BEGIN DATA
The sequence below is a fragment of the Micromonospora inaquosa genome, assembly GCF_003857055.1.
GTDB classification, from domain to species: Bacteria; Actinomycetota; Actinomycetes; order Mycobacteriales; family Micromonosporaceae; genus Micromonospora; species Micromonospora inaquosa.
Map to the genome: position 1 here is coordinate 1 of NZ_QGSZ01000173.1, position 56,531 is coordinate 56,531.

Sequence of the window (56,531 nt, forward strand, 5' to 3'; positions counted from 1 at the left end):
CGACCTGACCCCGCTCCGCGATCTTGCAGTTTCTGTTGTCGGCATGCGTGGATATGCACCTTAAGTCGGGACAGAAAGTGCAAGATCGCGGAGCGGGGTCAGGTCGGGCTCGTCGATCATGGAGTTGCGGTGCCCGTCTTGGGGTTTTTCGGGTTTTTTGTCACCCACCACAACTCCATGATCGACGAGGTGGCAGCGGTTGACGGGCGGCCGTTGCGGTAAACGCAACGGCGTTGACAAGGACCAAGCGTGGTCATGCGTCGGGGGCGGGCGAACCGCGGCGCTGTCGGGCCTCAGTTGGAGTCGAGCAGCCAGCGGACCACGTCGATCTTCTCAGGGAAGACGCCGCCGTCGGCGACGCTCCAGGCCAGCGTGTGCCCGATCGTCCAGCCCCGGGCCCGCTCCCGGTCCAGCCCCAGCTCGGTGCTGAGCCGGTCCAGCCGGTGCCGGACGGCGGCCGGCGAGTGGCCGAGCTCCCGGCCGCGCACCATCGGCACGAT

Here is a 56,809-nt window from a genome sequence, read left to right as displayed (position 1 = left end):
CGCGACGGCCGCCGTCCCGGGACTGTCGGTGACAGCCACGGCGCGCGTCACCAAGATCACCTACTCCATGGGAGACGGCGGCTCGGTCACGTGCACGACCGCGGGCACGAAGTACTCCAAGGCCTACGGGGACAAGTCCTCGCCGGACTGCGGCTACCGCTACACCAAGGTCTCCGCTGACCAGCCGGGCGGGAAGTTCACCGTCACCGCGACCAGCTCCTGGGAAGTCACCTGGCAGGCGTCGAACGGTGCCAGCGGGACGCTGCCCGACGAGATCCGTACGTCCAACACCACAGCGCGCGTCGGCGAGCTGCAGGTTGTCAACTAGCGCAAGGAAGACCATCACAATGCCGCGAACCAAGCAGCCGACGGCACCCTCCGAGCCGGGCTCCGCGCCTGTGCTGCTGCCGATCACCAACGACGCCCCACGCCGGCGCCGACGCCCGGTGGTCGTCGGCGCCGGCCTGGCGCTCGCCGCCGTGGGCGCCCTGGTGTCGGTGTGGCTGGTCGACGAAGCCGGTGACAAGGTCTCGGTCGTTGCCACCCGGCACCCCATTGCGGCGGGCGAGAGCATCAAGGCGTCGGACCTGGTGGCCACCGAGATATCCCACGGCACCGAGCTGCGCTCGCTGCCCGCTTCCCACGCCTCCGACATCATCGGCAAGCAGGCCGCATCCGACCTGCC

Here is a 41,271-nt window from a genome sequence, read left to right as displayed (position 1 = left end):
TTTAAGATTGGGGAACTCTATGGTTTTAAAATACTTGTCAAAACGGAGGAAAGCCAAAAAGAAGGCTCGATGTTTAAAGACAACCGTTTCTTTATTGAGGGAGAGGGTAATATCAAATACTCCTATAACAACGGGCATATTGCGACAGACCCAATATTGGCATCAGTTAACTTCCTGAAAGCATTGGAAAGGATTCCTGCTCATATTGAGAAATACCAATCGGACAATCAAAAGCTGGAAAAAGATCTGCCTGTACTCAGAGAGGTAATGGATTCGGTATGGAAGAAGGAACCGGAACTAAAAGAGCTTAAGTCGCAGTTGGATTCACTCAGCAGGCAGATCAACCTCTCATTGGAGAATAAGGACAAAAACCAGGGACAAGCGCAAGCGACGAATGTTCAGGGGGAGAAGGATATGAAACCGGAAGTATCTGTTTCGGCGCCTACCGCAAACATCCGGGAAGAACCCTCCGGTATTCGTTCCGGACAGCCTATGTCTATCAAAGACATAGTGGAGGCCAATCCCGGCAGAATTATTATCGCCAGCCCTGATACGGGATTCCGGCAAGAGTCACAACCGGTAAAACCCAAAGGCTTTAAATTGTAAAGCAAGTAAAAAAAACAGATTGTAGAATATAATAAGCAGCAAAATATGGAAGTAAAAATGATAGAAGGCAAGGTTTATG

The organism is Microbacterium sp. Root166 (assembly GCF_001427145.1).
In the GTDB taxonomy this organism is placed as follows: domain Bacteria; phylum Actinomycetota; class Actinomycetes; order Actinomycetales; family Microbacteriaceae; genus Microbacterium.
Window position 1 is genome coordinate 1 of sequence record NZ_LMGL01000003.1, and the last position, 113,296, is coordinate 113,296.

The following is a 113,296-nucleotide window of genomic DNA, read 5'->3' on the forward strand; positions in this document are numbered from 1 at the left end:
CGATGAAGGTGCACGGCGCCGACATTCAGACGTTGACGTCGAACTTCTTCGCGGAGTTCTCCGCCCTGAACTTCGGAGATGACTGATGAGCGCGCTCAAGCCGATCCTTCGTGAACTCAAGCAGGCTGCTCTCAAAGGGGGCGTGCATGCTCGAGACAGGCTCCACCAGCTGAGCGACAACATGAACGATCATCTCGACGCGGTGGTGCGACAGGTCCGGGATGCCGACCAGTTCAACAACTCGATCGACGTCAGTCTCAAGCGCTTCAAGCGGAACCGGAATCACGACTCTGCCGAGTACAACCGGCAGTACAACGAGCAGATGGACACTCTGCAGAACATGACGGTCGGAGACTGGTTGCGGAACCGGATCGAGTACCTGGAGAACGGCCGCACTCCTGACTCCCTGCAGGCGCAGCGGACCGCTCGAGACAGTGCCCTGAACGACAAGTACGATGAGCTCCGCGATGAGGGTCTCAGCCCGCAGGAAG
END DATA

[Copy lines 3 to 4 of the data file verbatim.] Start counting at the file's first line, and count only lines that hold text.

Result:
Map to the genome: position 1 here is coordinate 1 of NZ_QGSZ01000173.1, position 56,531 is coordinate 56,531.

Sequence of the window (56,531 nt, forward strand, 5' to 3'; positions counted from 1 at the left end):